More than 70 people refusing to leave docked ship in Misrata say they face torture and detention if they disembark. Refugees and migrants refusing to leave a cargo boat in a Libyan port are pleading to be taken to Europe, saying they are prepared to die than be returned to detention in the North African country.
As the standoff with Libyan authorities in Misrata entered its ninth day, two of those on board said on Sunday it was too dangerous to go back to Libyan detention centres, where they risk being abused and sold to people smugglers while having little hope of being evacuated.
„All people are saying now we don’t want to go outside until we die here,“ Kai, an 18-year-old from South Sudan, told Al Jazeera on the phone.
The refugees and migrants were brought to Misrata on November 10, four days after setting sail in a rubber boat with the hope of reaching Italy.
Daniel, a 16-year-old from South Sudan, said the rubber boat had travelled almost 200km before the Panamanian-flagged cargo ship, The Nivin, crossed its path.
Both Kai and Daniel said the crew on board The Nivin told them they would be taken to Italy, but instead brought them to Misrata.
„We see Malta and they brought us back. All of us we entered into the international waters and they bring us back,“ said Kai.
„Why would they bring us back; they know we die here. Why they bring us back here?“
After discussions with humanitarian organisations, some of those on board the docked ship agreed to disembark, including women and an infant child. According to Doctors Without Borders, a medical charity known by its French initials, MSF, there are now 77 people on board, 28 of whom are under 18.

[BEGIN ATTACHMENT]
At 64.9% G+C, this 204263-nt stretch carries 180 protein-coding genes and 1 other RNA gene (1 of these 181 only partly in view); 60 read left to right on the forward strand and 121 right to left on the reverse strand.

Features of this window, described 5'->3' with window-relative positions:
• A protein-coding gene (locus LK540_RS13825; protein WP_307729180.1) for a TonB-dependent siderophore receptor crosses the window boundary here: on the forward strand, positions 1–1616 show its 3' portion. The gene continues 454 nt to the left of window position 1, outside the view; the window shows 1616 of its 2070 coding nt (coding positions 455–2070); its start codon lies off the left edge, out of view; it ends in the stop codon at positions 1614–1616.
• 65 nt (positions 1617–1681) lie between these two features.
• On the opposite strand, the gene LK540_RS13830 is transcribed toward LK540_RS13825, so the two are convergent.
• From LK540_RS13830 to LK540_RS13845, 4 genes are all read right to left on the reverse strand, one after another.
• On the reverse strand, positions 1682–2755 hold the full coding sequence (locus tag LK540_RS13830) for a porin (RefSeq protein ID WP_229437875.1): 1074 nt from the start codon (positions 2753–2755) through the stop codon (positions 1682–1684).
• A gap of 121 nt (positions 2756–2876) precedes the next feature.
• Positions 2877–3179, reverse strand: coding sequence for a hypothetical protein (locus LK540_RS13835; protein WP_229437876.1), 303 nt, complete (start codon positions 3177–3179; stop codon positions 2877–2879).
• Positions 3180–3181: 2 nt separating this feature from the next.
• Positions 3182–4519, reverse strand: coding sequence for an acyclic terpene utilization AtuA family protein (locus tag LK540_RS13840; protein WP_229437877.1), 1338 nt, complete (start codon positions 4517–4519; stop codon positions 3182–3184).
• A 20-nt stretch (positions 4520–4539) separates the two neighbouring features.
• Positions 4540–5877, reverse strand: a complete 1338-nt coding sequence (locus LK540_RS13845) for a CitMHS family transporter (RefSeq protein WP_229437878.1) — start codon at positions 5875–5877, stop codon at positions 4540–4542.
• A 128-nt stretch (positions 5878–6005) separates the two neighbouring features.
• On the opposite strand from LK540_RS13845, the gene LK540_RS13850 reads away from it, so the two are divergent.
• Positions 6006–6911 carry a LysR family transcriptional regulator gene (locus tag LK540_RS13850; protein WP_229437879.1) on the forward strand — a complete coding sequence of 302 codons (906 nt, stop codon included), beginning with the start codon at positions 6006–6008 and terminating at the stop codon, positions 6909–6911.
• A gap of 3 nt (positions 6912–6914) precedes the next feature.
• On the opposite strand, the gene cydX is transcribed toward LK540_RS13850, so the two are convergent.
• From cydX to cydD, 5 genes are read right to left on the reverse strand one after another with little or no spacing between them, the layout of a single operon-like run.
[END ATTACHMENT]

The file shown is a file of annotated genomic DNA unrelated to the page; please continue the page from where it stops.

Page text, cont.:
Kai said they come from various countries, including Sudan, South Sudan, Somalia, Ethiopia, Eritrea and Bangladesh. Many are sick and injured, after being burned with oil from the rubber boat they were travelling in, he added.
[…] The refugees and migrants are being given food and water, but Kai said the biggest immediate problem is the ship’s lack of toilets and bathrooms. As a result, Kai said they are forced to urinate in bottles.
Both teenagers on the ship said Libyan authorities have threatened to force them out of the ship.
„They tell us if you don’t want to go outside, we will take you outside by force; they say we will burn the ship,“ said Kai.
„The police are outside,“ added Daniel. „We are frightened.“ […]
Kai said he escaped to Libya with his brother after his parents disappeared during South Sudan’s war in 2013.
In Libya, Kai said his brother was killed by people smugglers in Beni Walid, known as the „ghost city“ by refugees and migrants, after not being able to meet their demand for a $1,000 ransom payment.
Kai said this year he spent seven months in Ain Zara detention centre in Libya’s capital, Tripoli, after being caught by the Libyan coastguard attempting to cross into Italy.
He said there was too little food in the detention centre and he had no hopes of being evacuated or resettled. While escaping in July, he said the guards opened fire but he and several other detainees managed to get away safely.
After another attempt to cross the Mediterranean in September, he said was locked in detention in Khoms, where he stayed for a month before escaping again.
„Some people have [spent] nine months, one year inside the jail,“ said Kai.
While many on board said they had survived torture by human traffickers in Libya, some also had stories about serious abuses in official detention centres. A third man on board The Nivin told Al Jazeera he had witnessed fellow detainees being shot and killed while escaping an official Libyan detention centre. […]